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Updates on your journal

Author:  Arboricultural Association
Last Updated:  17/03/2023

This is the first of a series of short articles about the Arboricultural Journal – your journal – also known as the International Journal of Urban Forestry.

The publication is a peer-reviewed academic and professional journal, which makes it different and distinctive from the ARB Magazine, which is edited. So, all full papers published in the journal have been double- or triple-blind refereed or reviewed and edited, and research notes (often research in progress) are single refereed and edited. This is the essential quality control that assures the journal’s position amongst the top academic publications in the field.

Two major tasks in recent years have been 1) to attract and ensure a rich supply of papers submitted from around the world and across the wide scope of the journal, and 2) to begin the process of getting a journal ‘impact factor’. We have made great progress on the first of these and now have papers submitted and processed many months (or even years) ahead. For the second, ‘impact factor’, this is the essential ‘hook’ to draw in top academic research papers because impact factor is how the intellectual merit of the journal is scored.

The factor is one of a number of metrics we use, but it is the primary one for university researchers whose work output is assessed in terms of the journal impact factors which they achieve. It is based on the number of times high impact journals cite your journal’s papers, generally in the last three years; and yes, there is a circularity about this. If you have a high impact factor, then you will attract papers which will be cited and thus maintain your high score. The Arboricultural Journal as published by ABA publishing was not present or available online and so had no impact factor. This meant that on transfer to Taylor & Francis, we could begin what is a slow process of growing our score, which is now a modest 0.57 but this represents an increase of nearly 70% on the preceding year. Furthermore, we have had a big push to promote our wider online readership with considerable success, and the latest assessment is a doubling of paper downloads on the same time last year.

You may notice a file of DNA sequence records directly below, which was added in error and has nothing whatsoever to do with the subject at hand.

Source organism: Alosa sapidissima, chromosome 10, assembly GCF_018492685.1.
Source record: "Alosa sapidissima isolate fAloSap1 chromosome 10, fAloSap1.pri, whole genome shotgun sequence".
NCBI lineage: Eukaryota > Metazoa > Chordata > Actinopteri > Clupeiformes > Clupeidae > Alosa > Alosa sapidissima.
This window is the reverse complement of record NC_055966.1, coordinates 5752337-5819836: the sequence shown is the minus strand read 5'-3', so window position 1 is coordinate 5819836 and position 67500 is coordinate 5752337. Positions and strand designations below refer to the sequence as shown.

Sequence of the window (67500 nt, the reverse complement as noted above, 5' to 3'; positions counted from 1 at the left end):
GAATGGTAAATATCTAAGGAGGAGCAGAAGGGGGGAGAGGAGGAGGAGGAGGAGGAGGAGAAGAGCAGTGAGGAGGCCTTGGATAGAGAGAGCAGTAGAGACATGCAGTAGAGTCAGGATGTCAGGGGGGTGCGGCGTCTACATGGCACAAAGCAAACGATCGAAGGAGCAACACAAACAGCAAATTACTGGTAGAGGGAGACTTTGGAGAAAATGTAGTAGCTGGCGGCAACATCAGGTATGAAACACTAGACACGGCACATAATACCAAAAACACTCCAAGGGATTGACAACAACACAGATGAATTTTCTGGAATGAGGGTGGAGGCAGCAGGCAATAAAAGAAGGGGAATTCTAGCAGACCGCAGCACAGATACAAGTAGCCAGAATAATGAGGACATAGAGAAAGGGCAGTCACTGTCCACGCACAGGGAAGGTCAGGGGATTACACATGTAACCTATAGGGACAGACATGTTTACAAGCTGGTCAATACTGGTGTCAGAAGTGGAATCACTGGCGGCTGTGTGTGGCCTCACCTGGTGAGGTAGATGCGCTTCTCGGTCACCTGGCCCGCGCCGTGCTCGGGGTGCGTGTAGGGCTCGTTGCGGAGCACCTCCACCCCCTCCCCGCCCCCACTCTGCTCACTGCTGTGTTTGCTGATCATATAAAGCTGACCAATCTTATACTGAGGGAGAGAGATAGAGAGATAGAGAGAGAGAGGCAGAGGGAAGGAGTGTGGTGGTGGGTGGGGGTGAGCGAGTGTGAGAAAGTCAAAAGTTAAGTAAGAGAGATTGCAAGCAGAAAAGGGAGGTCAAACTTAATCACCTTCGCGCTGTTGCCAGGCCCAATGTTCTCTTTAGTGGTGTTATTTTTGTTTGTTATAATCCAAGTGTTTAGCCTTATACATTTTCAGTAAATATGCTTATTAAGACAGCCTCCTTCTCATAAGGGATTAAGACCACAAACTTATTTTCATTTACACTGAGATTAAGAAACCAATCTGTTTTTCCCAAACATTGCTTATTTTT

However, all this requires smooth running on the editorial side, with our publisher at Taylor & Francis, and the often unsung heroes and heroines, our reviewers, referees and editorial board. The latter are the people working quietly as volunteers behind the scenes to make the process work, and, as we get more papers submitted, we need more reviewers. So, if you are interested in helping in this vital work, please let us know. Taylor & Francis provide online tuition to support would-be reviewers, and we will write more about what is involved in a later article.

In the meantime, if you have any questions or queries about the Arboricultural Journal please ask, and we will do our best to answer them in these articles. Our contact email is aajournaleditor@hallamec.plus.com

The short abstract below highlights a recent journal article. To access it – and all other articles from current and past issues of the journal – go to www.trees.org.uk/Membership/Arboricultural-Journal, follow the link and log in to your Association account.

Professor Ian D. Rotherham, Editor Christine Handley, Editorial Assistant

Endocormic roots: transforming death into life

Peter Del Tredici, Arnold Arboretum of Harvard University

There is a substantial literature on the production of adventitious roots by the trunks and branches by intact trees but one type that has received very little attention are the endocormic roots that develop inside the trunks of old trees with extensive heart rot.

They were first described in 1853 and are an indicator of the senescent phase of a tree’s life span. Endocormic roots are produced by woundwood that comes in contact with its own rotten heartwood. As the tree’s core hollows out, endocormic roots can grow down through the trunk into the soil where they have the potential to produce a new root system and thicken into columns that support the hollow stem.

While the formation of endocormic roots has been documented in many angiosperms, it is a relatively uncommon phenomenon that develops mainly in ancient trees that have experienced extensive branch loss due to natural disturbances or pollarding. A parallel term, epicormic roots, is proposed to describe adventitious roots produced by the trunk or branches of a tree that come in contact with the soil.

To access this article in the latest issue of the Arboricultural Journal (volume 44, issue 3), go to www.trees.org.uk/Membership/Arboricultural-Journal, follow the link and log in to your Association account.

An old specimen of Quercus rubra at the Arnold Arboretum producing endocormic roots from woundwood. (Photo: Peter Del Tredici)

An old specimen of Quercus rubra at the Arnold Arboretum producing endocormic roots from woundwood. (Photo: Peter Del Tredici)

This article was taken from Issue 200 Spring 2023 of the ARB Magazine, which is available to view free to members by simply logging in to the website and viewing your profile area.